For one thing, we have tested the limits of miniaturization with the Palm Pixi. Smartphones don't get better by shrinking them below a certain size. That means putting them into tiny form factors and calling them something else simply doesn't make a lot of sense. Making them more powerful has diminishing returns. But in any event, they would still be smartphones.

Make them larger than a certain size and they actually get less useful due to their lack of portability and ease of casual use. Like the television or automobile, the smartphone is going to improve. But it will still be with us for a very long time.

We run into all kinds of problems when we use usage as a metric for success, and use the iPhone as the metric for usage. By that measure, every product since the iPhone is an abject failure. There has got to be a better way to determine what it means to use technology. But before looking at those better ways, let's consider one more product suffering from low usage perception:

Using the iPad and iPad Pro

Some people use iPads like other people use iPhones. They are outliers. What no one seems to know is exactly how much, and for what purpose an iPad should be used. They just know that it is not a smartphone or laptop. I have personally suffered from iPad low usage guilt (iPlug). Before the iPad Pro, my iPad could sit for days at a time without me as much as thinking about it. I felt guilty for having such an expensive luxury that was getting so little attention from me.

I have never been able to justify having both an iPad and a notebook. One of the two would always be neglected. At various times, I would go all in on the iPad, and sell my notebook. At other times, I would go all in on the notebook, and sell my iPad. I can't stand the guilt of having one just sit around collecting dust. iPlug.

But it strikes me that some devices are intended to sit around doing nothing for extended periods of time until needed. Kitchen appliances fall into this category. You will not use a deep fryer as much as you use a microwave or a blender. Is it possible that there are other technologies that also follow that pattern of use? I think so.

It is among all things possible that the iPad is perfectly happy being used only on occasions when it is needed for something specific. I don't use my portable speaker everyday. But I wouldn't want to be without one. I don't play my piano very often these days. But I wouldn't dream of getting rid of it. Perhaps iPlug has caused us to discount the value of our iPads due to a bad usage metric.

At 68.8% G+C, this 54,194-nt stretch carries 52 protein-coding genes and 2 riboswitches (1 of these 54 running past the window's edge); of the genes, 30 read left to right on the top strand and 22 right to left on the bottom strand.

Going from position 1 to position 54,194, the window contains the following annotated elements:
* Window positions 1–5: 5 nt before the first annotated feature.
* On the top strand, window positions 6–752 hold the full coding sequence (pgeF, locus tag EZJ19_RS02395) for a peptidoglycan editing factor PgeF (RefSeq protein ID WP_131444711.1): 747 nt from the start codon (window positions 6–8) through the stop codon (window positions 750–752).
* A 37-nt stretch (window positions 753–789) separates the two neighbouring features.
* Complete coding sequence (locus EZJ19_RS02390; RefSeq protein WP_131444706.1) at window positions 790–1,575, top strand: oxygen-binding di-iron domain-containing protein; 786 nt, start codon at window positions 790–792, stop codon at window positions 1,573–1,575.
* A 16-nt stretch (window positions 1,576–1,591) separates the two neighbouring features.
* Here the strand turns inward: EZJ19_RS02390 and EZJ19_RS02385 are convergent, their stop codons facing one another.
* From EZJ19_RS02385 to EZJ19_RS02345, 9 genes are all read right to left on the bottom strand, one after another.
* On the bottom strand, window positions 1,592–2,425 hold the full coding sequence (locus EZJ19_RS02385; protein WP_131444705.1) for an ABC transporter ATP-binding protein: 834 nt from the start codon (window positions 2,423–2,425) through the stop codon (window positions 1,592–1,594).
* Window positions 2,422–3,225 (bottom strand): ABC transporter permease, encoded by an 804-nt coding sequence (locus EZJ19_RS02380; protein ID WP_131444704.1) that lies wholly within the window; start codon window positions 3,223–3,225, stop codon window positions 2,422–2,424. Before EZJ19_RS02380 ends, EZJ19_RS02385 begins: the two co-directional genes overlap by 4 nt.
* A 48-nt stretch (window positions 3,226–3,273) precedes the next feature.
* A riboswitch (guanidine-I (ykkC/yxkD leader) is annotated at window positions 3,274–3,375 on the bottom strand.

The iPad Pro has eliminated iPlug for me. It is a satisfactory fusion between MacBook and iPad. I sold my MacBook, and don't miss it. Sometimes, I use my iPad pro as laptop, sometimes as tablet. But it seldom goes a full 24 hrs. without being used. There are plenty of days when it gets more use than my desktop. As for pure screen time, it gets more use than my iPhone on most days.

The iPad represents different things for different people. For some, it is a portable TV. For others, a kitchen computer. For still others, a second-screen for the living room. Some will use it exclusively for playing casual games. Others use it like a hard-cover book. I could go on all day naming general purpose and single purpose uses for the iPad. The point is that there is no one right use for the iPad. That is why no one can say how often it should be used. My iPlug is another person's heavy usage scenario.

So what's the answer? What does it mean to use technology? How do we determine if the tech in our lives is getting the usage it deserves? Stay tuned.. There will be a part 2 when I actually come up with some answers. Not to worry. I've got a few ideas. So it shouldn't be long.

David Johnson